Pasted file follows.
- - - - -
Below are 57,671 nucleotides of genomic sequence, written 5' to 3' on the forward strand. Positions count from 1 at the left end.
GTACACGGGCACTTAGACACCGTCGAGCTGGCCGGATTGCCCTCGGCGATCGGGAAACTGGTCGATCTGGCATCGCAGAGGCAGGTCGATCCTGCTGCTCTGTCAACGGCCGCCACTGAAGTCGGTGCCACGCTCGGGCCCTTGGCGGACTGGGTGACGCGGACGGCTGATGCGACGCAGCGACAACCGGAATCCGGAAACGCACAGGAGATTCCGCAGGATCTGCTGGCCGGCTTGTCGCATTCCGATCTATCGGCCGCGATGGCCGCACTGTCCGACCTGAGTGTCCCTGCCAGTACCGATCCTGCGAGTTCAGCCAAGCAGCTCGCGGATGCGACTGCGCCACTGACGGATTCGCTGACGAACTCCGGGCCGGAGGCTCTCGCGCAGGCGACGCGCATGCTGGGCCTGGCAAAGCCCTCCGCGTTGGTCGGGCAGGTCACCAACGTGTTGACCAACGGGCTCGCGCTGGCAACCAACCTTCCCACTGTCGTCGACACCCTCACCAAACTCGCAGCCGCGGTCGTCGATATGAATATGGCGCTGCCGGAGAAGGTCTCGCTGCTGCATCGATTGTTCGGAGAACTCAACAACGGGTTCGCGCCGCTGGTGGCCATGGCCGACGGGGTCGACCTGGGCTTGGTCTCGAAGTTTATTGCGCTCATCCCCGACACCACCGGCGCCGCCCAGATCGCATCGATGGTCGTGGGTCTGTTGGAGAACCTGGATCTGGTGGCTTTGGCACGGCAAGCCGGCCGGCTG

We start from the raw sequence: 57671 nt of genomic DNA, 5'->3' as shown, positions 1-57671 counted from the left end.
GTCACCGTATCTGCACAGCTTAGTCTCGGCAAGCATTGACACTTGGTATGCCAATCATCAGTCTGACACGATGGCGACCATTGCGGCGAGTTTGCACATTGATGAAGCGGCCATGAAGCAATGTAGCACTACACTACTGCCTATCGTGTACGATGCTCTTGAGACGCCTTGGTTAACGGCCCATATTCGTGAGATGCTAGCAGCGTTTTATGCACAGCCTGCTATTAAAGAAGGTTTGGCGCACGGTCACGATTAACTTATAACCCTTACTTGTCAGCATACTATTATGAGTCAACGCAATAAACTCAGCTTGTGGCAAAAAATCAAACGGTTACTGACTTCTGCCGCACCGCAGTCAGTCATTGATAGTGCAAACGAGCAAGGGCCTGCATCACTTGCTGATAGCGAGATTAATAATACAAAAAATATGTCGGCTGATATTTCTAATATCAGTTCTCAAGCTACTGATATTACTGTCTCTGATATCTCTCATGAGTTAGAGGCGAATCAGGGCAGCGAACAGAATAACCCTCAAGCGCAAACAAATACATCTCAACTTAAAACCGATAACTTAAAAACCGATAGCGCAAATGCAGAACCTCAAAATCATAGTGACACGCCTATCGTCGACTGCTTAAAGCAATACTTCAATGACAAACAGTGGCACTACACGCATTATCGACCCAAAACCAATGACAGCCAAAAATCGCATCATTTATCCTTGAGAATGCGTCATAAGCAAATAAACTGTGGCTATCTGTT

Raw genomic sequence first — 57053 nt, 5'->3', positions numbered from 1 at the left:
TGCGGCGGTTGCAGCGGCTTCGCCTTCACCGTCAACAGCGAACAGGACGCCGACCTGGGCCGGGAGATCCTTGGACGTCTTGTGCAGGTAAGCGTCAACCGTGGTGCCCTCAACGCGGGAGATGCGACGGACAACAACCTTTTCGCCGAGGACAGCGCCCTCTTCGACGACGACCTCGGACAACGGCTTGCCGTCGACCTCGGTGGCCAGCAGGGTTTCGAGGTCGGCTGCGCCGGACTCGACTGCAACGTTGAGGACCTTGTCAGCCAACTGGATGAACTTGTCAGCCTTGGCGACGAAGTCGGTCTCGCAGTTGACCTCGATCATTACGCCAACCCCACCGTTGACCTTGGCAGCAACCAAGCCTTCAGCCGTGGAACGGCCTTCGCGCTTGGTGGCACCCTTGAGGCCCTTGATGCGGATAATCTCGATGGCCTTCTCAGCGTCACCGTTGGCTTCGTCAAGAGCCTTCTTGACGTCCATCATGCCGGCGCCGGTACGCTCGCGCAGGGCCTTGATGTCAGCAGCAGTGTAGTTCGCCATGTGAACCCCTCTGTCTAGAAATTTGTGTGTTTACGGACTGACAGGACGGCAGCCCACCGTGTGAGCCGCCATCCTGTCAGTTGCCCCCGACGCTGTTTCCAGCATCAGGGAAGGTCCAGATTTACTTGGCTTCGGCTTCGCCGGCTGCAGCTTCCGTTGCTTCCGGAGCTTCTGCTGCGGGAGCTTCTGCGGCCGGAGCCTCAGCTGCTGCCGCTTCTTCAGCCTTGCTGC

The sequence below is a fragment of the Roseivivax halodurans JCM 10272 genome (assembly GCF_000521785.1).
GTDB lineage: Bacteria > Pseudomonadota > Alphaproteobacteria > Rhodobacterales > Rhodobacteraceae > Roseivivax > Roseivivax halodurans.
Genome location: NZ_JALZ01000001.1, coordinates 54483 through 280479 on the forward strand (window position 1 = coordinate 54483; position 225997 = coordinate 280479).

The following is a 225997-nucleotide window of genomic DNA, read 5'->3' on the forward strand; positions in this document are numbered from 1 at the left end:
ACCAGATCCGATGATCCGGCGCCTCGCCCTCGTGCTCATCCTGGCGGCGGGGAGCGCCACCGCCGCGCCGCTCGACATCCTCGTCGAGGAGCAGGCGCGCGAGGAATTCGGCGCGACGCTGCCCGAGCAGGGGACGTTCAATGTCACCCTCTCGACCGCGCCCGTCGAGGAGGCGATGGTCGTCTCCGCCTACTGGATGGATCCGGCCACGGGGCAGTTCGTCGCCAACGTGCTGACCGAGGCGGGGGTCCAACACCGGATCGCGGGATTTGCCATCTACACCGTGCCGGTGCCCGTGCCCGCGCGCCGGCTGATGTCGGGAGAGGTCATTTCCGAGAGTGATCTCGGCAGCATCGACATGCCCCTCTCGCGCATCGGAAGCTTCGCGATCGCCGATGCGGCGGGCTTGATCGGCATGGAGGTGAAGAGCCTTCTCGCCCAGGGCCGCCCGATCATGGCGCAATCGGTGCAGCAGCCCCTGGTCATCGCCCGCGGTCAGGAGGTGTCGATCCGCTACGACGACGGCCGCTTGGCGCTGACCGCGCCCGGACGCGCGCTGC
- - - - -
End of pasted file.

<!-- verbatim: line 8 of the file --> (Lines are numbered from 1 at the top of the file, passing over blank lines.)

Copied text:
GTDB lineage: Bacteria > Pseudomonadota > Alphaproteobacteria > Rhodobacterales > Rhodobacteraceae > Roseivivax > Roseivivax halodurans.